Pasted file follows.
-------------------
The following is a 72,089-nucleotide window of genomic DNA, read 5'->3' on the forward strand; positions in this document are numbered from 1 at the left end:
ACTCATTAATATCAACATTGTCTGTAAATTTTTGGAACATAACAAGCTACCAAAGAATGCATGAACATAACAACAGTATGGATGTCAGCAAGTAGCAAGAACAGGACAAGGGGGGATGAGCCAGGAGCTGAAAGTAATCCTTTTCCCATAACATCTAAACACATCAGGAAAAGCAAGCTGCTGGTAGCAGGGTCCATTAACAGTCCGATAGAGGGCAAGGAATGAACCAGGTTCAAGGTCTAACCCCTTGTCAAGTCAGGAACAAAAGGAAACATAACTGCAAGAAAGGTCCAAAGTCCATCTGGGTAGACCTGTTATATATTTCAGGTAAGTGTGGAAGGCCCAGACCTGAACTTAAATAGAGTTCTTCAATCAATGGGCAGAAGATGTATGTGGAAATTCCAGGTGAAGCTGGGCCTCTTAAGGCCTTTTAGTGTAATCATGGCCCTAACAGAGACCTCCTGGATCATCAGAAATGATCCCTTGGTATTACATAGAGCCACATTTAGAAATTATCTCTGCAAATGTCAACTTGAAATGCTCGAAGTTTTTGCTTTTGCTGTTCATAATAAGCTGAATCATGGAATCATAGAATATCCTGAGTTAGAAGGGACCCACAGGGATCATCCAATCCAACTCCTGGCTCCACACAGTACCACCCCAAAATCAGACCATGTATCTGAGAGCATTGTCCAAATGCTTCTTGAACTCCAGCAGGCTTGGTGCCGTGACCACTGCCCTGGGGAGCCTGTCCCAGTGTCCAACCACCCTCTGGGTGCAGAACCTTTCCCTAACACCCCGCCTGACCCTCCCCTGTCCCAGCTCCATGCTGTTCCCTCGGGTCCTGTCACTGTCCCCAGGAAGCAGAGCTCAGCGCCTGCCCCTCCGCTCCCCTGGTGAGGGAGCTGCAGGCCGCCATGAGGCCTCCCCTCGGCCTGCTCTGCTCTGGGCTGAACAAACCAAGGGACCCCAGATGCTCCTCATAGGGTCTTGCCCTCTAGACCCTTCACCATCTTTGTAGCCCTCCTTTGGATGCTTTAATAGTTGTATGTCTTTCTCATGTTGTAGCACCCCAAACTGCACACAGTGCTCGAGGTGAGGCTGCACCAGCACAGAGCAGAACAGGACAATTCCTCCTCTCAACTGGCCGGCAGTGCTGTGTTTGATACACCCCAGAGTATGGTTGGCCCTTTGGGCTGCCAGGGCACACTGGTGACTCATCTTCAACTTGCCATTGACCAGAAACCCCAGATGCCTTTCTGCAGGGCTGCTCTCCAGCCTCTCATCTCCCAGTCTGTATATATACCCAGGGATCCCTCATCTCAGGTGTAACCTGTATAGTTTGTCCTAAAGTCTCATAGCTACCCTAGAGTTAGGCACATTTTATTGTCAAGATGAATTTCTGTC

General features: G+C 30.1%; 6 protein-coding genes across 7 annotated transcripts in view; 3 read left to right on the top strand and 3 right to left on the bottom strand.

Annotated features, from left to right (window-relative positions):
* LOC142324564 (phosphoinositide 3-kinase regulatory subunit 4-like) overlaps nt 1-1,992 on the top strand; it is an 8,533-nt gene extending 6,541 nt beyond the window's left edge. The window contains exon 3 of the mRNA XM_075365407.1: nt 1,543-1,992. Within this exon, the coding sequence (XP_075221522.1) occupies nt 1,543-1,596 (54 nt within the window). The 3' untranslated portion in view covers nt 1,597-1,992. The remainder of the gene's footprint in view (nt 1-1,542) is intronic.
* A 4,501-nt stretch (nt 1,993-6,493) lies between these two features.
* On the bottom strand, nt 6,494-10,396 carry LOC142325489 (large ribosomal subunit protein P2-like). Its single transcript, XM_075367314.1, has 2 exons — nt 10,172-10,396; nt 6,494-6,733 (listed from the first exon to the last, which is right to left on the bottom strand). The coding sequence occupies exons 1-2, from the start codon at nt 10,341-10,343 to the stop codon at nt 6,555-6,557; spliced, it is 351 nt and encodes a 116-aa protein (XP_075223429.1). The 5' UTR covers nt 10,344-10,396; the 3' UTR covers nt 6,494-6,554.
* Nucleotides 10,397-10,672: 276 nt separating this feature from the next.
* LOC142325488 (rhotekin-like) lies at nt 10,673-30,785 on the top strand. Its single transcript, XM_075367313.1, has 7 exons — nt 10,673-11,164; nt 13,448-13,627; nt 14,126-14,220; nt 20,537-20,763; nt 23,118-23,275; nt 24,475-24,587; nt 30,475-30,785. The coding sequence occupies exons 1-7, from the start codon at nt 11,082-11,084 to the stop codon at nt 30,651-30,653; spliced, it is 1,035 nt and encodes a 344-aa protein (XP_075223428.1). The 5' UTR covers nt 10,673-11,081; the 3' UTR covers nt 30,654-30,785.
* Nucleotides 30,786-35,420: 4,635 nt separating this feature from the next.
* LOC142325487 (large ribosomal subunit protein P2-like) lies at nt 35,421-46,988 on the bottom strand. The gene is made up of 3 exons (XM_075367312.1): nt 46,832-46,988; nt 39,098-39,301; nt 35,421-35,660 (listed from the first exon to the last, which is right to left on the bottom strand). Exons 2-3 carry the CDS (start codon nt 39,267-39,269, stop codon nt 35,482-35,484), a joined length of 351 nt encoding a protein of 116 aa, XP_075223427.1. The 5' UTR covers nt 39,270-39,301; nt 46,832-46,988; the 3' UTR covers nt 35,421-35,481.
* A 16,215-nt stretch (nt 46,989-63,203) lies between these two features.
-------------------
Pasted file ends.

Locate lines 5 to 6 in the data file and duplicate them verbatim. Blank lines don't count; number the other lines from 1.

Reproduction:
* LOC142324564 (phosphoinositide 3-kinase regulatory subunit 4-like) overlaps nt 1-1,992 on the top strand; it is an 8,533-nt gene extending 6,541 nt beyond the window's left edge. The window contains exon 3 of the mRNA XM_075365407.1: nt 1,543-1,992. Within this exon, the coding sequence (XP_075221522.1) occupies nt 1,543-1,596 (54 nt within the window). The 3' untranslated portion in view covers nt 1,597-1,992. The remainder of the gene's footprint in view (nt 1-1,542) is intronic.
* A 4,501-nt stretch (nt 1,993-6,493) lies between these two features.